Relic Home and Blacksmith Shop

Thursday, February 12, 2015

A BUILDING REMINISCES by Herald Vance ~ Saga of the Sanpitch 1988

Someone please send us a picture! 

Herald Vance

Fairview, Utah   1988

I hear the laughter of children. I hear the sometimes jovial, sometimes serious and concerned conversations of adults. I hear music. I hear mischievous pranks giddily planned by energetic young people. I hear the solemn silence of reverence. Other sounds also drift through my century-old memory: the creak and clatter of wagon wheels over a rutted, rocky road; the heavy clop-clop of horse hooves; rhythmic sounds of a carpenter’s saw and hammer; the high-pitched ping of a rock mason’s chisel; sighs of fatigue; and proud comments of accomplishment. There are also the thousands of identifying odors that pleasantly linger, springtime and the changing seasons, the turning of the soil, fresh-sawn lumber, storm, new-mown hay, dust, rain, sweat, paint, food in various form, perfume, animals and coal-oil lamps. Who am I? I’m a proud old building. I’ve served various purposes, and seen many changes. In fact, my very own structure and location has been changed. In reality I’m not even the same building I started out to be. But I am very proud of my ancestral roots, and clung to those roots with every fiber of my stately structure. It all started about 1894, when the old pink-red brick, two-room Milburn school house, located below the mouth of Dry Creek Canyon was built. Its design was most prominently expressed by two large, arched entryways, above which appeared on one the word “Boys” and the other, “Girls” these entryways contained coat hooks around the walls and steps leading up into the two large rooms, one somewhat larger than the other. 

The rooms were divided by massive folding doors which could be opened all the way to create an unrestricted hall for social events. There was also a teacher’ room near the front between the arches. The children of Milburn attended school in this building through the eighth grade, first through fourth in the “little room,” and fifth through eighth in the “big room.” A milestone in life had, indeed, been reached when one ‘graduated’ into the Big Room. Reading ‘Riting, and ‘Rithmetic were pounded into the young heads by able teachers like Rhoda Davis, Irene Edmunds, Maitland Graham, Marcella Graham, Coquella Jones, Mary Jones, Elva Madsen, Leah Nielsen, Leland Nielsen, Adriel Norman, Hilda Sanders, Mae Sanderson, Hannah Stewart, Otis L. Stewart, and Verga Ray Stewart. While the main purpose of the school was education, there were also the lighter, more carefree moments. The fun times participating in school plays, operettas, Christmas parties, May Day celebrations, dances, and scores of other events, should not be overlooked. But it should also be remember that, even though these activities did provide untold satisfaction, pleasure, and entertainment, they did not take place without a price. It was not a monetary one, but one paid through inconvenience, determination, and sacrifice. In the early 1900’s people didn’t hop in a car and motor on down to the school house.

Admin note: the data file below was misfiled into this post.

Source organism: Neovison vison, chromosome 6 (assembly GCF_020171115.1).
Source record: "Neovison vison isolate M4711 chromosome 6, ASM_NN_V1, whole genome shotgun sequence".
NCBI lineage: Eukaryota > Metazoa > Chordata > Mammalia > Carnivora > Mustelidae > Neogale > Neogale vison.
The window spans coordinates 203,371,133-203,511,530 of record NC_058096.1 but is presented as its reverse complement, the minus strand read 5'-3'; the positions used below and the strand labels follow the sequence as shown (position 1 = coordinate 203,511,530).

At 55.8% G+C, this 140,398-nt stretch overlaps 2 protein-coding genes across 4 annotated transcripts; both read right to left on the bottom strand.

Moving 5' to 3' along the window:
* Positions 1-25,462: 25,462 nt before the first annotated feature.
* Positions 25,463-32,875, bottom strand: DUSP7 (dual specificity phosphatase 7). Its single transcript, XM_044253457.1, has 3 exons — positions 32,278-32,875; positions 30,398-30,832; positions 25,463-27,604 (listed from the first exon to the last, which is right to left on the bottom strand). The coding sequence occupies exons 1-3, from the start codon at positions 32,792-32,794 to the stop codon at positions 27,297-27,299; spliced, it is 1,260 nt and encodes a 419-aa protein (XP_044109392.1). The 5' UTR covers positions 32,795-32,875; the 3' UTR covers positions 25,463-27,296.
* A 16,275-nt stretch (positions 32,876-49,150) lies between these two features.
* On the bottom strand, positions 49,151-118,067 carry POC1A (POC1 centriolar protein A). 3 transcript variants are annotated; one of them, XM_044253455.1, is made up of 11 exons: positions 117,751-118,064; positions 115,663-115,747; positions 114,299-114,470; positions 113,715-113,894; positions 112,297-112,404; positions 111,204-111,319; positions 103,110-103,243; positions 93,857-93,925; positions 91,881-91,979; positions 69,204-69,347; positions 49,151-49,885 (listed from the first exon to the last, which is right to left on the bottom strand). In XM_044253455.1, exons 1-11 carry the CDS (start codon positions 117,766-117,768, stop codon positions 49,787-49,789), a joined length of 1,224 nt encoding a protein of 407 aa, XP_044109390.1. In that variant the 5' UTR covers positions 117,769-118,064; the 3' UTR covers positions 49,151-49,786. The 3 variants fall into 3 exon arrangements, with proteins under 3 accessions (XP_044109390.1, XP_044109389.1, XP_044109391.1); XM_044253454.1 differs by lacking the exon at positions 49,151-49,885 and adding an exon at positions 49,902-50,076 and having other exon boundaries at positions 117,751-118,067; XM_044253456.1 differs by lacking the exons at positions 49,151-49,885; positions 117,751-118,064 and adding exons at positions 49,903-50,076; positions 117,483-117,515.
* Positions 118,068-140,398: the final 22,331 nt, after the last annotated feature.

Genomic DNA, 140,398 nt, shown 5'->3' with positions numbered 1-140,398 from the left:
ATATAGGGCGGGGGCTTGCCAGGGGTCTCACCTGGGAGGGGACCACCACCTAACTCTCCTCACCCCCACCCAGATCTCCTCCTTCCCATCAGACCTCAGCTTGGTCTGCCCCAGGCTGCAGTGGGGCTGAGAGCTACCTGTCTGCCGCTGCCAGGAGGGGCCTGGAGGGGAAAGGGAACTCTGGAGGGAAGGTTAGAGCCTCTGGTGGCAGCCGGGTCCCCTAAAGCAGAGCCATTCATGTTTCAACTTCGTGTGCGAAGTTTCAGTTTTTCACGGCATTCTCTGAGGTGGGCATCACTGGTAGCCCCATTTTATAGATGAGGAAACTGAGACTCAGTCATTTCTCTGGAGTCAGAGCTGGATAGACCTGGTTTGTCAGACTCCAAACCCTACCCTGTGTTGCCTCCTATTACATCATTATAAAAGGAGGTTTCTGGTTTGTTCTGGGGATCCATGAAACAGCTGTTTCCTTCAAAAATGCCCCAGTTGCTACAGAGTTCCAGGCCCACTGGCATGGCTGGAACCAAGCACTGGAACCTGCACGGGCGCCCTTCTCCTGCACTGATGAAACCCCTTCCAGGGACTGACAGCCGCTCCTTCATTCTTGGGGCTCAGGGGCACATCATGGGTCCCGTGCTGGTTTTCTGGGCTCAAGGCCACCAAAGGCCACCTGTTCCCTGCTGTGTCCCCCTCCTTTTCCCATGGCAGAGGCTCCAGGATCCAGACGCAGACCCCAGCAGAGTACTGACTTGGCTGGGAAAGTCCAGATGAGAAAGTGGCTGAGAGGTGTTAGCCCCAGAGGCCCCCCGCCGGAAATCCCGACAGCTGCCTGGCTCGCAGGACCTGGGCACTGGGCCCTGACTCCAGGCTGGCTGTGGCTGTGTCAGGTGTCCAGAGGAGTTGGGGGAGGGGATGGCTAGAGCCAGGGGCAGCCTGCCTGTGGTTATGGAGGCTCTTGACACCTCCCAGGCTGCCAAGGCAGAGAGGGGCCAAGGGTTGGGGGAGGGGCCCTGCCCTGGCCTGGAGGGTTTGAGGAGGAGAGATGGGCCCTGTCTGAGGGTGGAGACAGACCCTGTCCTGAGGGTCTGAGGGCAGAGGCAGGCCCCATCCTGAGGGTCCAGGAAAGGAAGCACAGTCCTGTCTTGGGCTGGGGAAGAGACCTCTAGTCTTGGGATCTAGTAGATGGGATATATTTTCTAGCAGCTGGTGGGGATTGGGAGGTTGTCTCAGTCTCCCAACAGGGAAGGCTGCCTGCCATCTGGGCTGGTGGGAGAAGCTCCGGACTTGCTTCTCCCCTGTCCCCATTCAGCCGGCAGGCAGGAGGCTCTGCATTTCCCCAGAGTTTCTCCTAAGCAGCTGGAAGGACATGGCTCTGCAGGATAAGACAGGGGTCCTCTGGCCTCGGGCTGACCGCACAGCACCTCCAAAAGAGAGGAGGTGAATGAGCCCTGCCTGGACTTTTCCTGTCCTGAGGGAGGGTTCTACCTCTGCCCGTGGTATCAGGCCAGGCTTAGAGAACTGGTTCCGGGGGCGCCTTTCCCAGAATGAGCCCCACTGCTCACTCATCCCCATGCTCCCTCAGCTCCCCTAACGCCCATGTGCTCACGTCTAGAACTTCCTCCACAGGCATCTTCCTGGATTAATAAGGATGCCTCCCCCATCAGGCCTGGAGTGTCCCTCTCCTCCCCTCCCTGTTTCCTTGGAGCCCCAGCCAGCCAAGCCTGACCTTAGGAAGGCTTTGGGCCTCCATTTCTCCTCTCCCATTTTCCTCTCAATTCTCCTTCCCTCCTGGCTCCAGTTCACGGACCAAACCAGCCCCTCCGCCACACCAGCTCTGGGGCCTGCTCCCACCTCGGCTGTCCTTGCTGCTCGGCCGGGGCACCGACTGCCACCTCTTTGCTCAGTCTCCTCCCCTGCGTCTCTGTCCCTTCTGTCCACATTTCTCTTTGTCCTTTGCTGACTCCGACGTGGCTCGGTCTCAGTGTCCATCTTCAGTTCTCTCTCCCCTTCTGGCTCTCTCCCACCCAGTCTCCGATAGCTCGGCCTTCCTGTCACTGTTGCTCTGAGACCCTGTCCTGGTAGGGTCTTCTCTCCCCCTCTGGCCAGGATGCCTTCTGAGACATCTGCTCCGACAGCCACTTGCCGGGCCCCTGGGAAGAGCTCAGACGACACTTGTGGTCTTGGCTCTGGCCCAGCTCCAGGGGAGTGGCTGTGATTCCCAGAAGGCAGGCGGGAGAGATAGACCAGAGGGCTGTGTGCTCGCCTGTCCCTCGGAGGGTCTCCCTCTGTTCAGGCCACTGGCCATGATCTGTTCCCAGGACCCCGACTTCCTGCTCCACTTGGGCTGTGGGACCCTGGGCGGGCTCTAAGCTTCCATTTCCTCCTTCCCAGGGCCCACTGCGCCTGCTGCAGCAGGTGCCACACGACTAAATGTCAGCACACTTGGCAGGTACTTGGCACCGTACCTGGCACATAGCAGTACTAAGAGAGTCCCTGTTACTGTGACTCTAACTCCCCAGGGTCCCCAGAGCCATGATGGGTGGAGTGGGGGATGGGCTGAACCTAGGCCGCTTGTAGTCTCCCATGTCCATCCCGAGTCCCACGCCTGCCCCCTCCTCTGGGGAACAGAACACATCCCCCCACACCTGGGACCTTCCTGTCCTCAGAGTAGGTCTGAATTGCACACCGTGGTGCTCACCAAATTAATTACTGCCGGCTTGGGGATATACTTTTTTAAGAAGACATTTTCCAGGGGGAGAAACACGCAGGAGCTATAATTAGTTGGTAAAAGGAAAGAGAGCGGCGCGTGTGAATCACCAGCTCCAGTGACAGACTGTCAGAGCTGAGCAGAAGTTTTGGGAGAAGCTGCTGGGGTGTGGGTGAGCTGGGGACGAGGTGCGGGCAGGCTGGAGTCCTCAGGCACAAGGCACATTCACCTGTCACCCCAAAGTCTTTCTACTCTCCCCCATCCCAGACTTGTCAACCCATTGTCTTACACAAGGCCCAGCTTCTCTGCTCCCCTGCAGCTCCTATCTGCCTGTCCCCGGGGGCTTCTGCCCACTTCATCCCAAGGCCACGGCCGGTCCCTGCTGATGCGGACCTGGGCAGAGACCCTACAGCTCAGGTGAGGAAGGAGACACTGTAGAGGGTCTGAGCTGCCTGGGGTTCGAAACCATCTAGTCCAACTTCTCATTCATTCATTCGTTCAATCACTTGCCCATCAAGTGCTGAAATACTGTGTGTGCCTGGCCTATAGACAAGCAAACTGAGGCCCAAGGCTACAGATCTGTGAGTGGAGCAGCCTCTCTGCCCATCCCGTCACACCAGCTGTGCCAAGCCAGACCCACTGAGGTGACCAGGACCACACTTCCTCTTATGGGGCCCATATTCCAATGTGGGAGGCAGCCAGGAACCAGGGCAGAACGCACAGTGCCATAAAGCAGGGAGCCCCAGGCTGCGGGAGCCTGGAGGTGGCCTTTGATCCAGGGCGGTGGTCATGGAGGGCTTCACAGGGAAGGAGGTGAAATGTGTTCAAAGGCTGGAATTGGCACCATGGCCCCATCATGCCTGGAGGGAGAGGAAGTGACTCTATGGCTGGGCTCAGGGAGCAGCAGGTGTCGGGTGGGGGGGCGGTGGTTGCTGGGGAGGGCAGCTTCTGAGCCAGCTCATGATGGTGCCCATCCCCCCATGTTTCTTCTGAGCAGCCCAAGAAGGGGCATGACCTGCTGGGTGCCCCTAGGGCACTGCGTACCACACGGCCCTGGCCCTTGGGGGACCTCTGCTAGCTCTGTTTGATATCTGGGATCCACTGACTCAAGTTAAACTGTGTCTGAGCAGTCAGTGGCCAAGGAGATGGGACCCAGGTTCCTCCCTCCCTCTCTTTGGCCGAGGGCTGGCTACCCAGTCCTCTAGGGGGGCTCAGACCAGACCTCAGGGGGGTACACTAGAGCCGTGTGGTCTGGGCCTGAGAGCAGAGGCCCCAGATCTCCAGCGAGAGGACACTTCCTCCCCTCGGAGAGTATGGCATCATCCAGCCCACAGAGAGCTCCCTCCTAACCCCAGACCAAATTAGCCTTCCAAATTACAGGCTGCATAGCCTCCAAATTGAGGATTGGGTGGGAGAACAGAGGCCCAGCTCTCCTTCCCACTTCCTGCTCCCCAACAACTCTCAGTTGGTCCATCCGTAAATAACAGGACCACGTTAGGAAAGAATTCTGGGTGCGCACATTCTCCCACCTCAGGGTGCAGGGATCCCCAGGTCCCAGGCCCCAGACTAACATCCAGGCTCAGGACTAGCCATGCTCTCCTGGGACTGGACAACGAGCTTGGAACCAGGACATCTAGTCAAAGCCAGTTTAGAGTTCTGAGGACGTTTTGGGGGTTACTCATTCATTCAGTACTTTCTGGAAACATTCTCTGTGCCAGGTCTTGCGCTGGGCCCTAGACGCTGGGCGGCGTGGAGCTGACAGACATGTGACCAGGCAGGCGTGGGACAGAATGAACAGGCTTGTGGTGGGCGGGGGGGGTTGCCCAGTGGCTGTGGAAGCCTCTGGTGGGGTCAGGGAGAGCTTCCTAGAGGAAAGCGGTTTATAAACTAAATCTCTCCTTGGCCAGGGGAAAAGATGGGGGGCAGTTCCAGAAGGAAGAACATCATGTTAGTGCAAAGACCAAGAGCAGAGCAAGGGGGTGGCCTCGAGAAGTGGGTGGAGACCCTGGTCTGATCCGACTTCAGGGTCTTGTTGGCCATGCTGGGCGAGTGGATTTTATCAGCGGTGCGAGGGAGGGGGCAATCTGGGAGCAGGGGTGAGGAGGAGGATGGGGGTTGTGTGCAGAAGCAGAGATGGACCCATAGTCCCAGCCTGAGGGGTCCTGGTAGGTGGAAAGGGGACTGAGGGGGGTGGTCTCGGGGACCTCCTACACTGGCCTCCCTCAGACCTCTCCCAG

Transportation was either horseback or horse-drawn wagon, buggy, or sleigh. Upon returning home cold or wet, in the middle of the ngi9ht, the team still had to be cared for. The building did not light by the flick of a switch. Lighting was provided by candles, “coal oil” lamps, and later, gasoline lamps, usually brought in by some of those attending. If a youngster had to go to the bathroom, it was a long, cold, dark, and possibly snowy trek to the little house out back. Ahh, for the “good old days.” This building served the Milburn community as both school and  I hear the laughter of children. I hear the sometimes jovial, sometimes serious and concerned conversations of adults. I hear music. I hear mischievous pranks giddily planned by energetic young people. I hear the solemn silence of reverence. 

Other sounds also drift through my century-old memory: the creak and clatter of wagon wheels over a rutted, rocky road; the heavy clop-clop of horse hooves; rhythmic sounds of a carpenter’s saw and hammer; the high-pitched ping of a rock mason’s chisel; sighs of fatigue; and proud comments of accomplishment. There are also the thousands of identifying odors that pleasantly linger, springtime and the changing seasons, the turning of the soil, fresh-sawn lumber, storm, new-mown hay, dust, rain, sweat, paint, food in various form, perfume, animals and coal-oil lamps.